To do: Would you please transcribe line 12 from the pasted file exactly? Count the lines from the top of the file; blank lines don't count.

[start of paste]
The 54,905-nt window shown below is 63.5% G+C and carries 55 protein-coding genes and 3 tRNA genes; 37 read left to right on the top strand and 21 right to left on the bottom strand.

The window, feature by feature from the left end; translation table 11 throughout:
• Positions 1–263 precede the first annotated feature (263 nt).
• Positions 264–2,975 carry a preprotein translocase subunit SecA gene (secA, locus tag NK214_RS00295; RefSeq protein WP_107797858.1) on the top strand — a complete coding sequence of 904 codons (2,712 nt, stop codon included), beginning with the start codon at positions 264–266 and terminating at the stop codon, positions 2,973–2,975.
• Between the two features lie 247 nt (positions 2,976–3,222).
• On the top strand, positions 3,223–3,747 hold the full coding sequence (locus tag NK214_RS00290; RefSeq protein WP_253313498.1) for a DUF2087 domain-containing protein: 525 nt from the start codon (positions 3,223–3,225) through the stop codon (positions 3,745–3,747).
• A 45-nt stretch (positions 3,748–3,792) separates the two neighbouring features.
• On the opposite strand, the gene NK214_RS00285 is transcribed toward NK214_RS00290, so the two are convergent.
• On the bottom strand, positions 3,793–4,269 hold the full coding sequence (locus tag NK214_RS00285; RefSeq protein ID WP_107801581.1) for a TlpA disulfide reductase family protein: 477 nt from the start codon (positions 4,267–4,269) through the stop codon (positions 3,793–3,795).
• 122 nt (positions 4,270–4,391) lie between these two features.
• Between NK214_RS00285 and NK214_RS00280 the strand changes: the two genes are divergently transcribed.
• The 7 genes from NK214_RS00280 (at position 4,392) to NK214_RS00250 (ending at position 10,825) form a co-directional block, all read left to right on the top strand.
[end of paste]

• The 7 genes from NK214_RS00280 (at position 4,392) to NK214_RS00250 (ending at position 10,825) form a co-directional block, all read left to right on the top strand.